Four o'clocks
The original color of our four o’clocks

Imagine my joy when after moving to this house I discovered the very same four o’clocks, same boring color and everything, all over the flowerbeds!  Squee.

Landscaping was not a priority for the first several years after we moved here, with small kids, homeschooling, and interior remodeling.  So I let the boring flowers go crazy.  They were flowers at least, and they were pretty tough (benign neglect, right?).

Finally, we got roses for the main bed, and I started taking a little more care with our landscape.  At this point, I was pulling hundreds of little four o’clock seedlings as they sprouted because this is a very floriferous plant, and each flower makes a black seed that looks like a tiny grenade.

Four o'clock seeds
Four o’clock seeds

I left some in the north end because it’s pretty shady and I hadn’t planned anything for that area yet.  These flowers do attract sphinx moths, hummingbirds, and butterflies, so that’s kind of cool, and I planned to keep a few plants even though I wasn’t a huge fan of the boring flowers.  But about four years ago something interesting happened…

Four o'clock yellow bloom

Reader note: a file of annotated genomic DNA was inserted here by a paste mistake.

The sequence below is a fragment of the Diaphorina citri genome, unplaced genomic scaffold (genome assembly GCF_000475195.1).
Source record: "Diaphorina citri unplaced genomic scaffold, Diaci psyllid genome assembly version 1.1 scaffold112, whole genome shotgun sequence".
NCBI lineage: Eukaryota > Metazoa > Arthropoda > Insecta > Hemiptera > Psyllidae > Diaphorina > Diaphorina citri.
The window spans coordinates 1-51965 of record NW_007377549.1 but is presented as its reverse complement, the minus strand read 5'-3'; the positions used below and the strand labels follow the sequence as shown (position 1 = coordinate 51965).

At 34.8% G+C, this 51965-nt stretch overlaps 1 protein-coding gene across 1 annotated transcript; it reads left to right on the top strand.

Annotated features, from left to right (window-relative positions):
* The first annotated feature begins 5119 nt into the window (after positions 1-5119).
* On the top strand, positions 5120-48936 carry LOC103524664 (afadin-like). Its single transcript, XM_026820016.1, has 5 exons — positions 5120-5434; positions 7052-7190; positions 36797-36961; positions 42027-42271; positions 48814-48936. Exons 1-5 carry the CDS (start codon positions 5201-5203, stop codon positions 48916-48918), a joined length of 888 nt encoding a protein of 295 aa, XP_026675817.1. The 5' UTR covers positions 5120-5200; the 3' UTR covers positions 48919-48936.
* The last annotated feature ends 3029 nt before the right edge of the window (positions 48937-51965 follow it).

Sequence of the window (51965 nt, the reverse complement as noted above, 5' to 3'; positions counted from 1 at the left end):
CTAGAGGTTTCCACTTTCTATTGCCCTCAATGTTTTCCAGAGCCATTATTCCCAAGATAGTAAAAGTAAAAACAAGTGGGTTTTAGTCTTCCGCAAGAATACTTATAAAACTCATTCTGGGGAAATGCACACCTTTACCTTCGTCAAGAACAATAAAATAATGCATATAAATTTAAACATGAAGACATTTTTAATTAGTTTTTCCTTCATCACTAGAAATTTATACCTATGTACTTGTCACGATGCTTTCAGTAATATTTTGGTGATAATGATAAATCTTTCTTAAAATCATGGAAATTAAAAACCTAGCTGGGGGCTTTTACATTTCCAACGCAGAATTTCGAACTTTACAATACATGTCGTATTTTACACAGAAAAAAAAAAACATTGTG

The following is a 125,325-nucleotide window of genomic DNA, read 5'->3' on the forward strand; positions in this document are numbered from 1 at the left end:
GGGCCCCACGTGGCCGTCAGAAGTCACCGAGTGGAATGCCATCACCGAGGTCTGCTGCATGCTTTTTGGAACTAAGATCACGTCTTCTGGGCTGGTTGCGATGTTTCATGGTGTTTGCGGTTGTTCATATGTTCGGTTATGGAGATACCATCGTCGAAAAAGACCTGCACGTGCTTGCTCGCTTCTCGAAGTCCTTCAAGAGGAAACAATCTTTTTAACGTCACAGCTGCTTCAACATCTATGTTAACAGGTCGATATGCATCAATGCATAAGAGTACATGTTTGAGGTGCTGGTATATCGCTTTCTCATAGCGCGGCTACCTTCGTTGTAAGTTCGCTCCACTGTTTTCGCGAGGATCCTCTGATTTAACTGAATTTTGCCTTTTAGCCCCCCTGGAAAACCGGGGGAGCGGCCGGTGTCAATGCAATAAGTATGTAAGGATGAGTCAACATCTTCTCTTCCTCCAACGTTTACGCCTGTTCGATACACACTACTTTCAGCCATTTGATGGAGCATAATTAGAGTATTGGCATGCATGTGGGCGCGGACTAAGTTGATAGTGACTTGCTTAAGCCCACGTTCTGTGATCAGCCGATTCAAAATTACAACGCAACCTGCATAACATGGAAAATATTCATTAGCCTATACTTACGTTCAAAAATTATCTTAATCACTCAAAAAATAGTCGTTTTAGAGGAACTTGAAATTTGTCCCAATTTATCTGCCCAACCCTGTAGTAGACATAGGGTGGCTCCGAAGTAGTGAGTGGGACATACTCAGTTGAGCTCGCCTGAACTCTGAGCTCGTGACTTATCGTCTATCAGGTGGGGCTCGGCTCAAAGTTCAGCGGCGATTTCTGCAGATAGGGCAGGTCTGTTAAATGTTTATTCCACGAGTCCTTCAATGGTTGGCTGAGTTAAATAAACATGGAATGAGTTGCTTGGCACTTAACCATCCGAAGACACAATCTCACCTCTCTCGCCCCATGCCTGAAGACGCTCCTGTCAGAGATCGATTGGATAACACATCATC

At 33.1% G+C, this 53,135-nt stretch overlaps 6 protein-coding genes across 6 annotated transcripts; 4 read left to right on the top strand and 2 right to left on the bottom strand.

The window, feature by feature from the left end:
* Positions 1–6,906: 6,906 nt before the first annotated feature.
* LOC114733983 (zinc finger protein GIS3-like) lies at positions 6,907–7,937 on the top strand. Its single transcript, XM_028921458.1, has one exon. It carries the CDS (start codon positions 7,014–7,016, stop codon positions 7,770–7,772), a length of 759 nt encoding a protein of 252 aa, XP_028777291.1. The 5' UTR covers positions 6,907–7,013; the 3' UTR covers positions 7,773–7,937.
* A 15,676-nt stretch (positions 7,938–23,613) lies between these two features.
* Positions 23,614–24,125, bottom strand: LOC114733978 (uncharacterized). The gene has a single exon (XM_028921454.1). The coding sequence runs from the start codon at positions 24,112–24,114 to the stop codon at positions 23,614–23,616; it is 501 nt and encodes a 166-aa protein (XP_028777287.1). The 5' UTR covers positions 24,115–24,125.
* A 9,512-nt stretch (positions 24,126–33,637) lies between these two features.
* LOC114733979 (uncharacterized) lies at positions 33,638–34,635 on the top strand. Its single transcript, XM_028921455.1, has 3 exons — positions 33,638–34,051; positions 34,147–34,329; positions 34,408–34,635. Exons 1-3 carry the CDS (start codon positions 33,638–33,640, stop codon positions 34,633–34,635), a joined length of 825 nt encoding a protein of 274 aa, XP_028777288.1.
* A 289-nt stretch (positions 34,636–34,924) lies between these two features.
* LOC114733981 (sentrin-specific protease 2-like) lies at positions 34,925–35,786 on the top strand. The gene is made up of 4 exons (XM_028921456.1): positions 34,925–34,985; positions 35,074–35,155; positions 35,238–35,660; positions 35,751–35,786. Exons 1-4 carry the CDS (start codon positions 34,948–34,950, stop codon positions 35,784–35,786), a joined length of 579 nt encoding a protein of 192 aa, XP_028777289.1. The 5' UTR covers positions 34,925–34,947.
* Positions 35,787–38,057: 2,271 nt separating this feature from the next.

Four o’clock with yellow bloom!

One of the plants had some yellow flowers on the same plant with the fuschia flowers.  That was really neat!  The next year, more of the flowers were yellow or streaked.  This kept increasing, until last summer I had several different colors of four o’clocks.  I saved some seeds to give to friends; who knows what they will produce?

After some research, I found that this is not at all unusual with Mirabilis; the thing I don’t understand is why the different colors took so long to show.  Perhaps one of those nice moths brought pollen from different colored flowers and got us some genetic variation going.  Regardless, I no longer dislike the four o’clock flowers.  I will still judiciously pull hundreds of seedlings as they show up where I don’t want them, but I will be sure to leave several plants.  I can’t wait to see what they look like this summer!

If you decide to plant some four o’clocks, now is the time.  After danger of frost, plant the seeds in the garden and water regularly.  They prefer full sun (6 hours minimum).  I don’t fertilize, but some garden sites do recommend a little fertilizer.  They can get up to four feet high and wide–mine usually top out around three feet, but I don’t water as much as they would probably like and we have a lot of wind.   You can trim back if they get too enthusiastic.  They start blooming mid-summer and will go until frost.  The seeds are considered poisonous.  Most pests don’t seem to bother them, but in seriously bad summers, we have had grasshoppers eat some of the flowers and leaves.   Give them a try!

The Great Backyard Bird Count

Have you ever heard of the Great Backyard Bird Count?